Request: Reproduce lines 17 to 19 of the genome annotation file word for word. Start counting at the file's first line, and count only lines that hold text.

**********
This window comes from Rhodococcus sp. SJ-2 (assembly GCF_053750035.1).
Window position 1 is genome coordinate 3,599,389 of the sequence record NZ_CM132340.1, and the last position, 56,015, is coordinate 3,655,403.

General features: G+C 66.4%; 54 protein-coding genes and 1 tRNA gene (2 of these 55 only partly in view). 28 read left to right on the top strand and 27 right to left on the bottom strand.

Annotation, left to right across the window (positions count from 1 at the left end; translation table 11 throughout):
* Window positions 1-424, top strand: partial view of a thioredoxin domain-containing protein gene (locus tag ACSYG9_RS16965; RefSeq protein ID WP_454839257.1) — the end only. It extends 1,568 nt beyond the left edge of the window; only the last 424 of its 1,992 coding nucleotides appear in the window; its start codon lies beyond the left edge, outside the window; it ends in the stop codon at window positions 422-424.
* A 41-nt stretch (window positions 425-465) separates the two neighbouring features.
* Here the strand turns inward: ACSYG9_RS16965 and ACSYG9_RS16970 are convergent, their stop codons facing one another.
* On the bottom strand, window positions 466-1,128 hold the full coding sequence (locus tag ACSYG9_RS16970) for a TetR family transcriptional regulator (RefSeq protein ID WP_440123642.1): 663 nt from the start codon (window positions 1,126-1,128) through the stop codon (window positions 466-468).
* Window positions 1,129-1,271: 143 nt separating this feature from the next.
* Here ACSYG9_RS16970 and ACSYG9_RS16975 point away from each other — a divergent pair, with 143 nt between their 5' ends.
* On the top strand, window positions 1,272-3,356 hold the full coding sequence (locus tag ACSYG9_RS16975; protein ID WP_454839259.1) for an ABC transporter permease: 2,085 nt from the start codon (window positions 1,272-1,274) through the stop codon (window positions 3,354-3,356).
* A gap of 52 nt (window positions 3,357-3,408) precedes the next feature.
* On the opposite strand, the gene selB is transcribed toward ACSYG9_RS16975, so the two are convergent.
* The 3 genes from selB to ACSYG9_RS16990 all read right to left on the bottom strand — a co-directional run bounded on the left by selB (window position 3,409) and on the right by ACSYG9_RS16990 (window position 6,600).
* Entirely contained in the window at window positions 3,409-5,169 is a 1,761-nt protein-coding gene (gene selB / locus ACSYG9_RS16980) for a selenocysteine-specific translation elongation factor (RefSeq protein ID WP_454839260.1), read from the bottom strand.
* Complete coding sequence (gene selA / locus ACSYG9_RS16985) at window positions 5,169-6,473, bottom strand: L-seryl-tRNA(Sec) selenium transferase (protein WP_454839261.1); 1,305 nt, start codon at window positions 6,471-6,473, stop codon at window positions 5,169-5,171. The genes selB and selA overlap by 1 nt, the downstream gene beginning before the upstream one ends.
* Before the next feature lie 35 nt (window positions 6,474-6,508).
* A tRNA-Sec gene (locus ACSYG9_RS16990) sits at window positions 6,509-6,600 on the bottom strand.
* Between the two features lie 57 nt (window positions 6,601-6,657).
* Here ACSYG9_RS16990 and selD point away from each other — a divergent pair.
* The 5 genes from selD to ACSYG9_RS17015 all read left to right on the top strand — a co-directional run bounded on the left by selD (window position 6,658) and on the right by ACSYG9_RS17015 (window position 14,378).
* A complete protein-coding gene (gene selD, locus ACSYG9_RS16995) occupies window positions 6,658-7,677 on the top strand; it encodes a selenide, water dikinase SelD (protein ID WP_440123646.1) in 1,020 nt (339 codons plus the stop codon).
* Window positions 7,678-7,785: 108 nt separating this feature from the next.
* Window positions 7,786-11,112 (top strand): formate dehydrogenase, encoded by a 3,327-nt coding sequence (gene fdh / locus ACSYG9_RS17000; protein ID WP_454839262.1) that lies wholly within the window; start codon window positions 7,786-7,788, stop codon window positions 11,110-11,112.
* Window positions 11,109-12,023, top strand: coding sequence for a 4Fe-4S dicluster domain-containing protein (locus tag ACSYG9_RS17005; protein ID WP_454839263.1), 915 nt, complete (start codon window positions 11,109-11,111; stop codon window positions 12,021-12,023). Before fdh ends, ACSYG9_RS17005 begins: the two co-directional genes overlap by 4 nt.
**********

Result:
* Before the next feature lie 35 nt (window positions 6,474-6,508).
* A tRNA-Sec gene (locus ACSYG9_RS16990) sits at window positions 6,509-6,600 on the bottom strand.
* Between the two features lie 57 nt (window positions 6,601-6,657).